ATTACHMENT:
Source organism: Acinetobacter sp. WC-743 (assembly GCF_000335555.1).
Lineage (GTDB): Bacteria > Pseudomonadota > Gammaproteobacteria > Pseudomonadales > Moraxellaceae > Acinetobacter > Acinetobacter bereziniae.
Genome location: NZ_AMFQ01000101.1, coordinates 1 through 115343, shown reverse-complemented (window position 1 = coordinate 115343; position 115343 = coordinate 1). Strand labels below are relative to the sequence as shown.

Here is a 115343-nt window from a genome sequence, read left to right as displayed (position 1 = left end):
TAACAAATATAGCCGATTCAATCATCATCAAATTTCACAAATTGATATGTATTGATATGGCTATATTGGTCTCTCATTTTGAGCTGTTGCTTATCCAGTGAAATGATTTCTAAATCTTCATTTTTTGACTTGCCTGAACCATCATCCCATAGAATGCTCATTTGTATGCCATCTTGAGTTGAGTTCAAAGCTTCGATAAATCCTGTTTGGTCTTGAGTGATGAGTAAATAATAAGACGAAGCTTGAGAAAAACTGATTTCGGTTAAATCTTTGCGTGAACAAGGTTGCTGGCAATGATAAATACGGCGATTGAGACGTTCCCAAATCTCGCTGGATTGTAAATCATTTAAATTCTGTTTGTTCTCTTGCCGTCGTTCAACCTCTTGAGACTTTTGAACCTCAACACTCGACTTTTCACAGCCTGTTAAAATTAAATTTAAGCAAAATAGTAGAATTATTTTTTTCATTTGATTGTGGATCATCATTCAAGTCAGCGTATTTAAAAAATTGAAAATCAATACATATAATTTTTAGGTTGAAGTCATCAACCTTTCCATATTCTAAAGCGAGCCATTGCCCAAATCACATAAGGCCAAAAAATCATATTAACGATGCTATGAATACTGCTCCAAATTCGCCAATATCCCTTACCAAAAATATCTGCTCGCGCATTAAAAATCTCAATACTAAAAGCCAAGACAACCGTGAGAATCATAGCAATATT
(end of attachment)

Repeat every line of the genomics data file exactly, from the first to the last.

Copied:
Source organism: Acinetobacter sp. WC-743 (assembly GCF_000335555.1).
Lineage (GTDB): Bacteria > Pseudomonadota > Gammaproteobacteria > Pseudomonadales > Moraxellaceae > Acinetobacter > Acinetobacter bereziniae.
Genome location: NZ_AMFQ01000101.1, coordinates 1 through 115343, shown reverse-complemented (window position 1 = coordinate 115343; position 115343 = coordinate 1). Strand labels below are relative to the sequence as shown.

Here is a 115343-nt window from a genome sequence, read left to right as displayed (position 1 = left end):
TAACAAATATAGCCGATTCAATCATCATCAAATTTCACAAATTGATATGTATTGATATGGCTATATTGGTCTCTCATTTTGAGCTGTTGCTTATCCAGTGAAATGATTTCTAAATCTTCATTTTTTGACTTGCCTGAACCATCATCCCATAGAATGCTCATTTGTATGCCATCTTGAGTTGAGTTCAAAGCTTCGATAAATCCTGTTTGGTCTTGAGTGATGAGTAAATAATAAGACGAAGCTTGAGAAAAACTGATTTCGGTTAAATCTTTGCGTGAACAAGGTTGCTGGCAATGATAAATACGGCGATTGAGACGTTCCCAAATCTCGCTGGATTGTAAATCATTTAAATTCTGTTTGTTCTCTTGCCGTCGTTCAACCTCTTGAGACTTTTGAACCTCAACACTCGACTTTTCACAGCCTGTTAAAATTAAATTTAAGCAAAATAGTAGAATTATTTTTTTCATTTGATTGTGGATCATCATTCAAGTCAGCGTATTTAAAAAATTGAAAATCAATACATATAATTTTTAGGTTGAAGTCATCAACCTTTCCATATTCTAAAGCGAGCCATTGCCCAAATCACATAAGGCCAAAAAATCATATTAACGATGCTATGAATACTGCTCCAAATTCGCCAATATCCCTTACCAAAAATATCTGCTCGCGCATTAAAAATCTCAATACTAAAAGCCAAGACAACCGTGAGAATCATAGCAATATT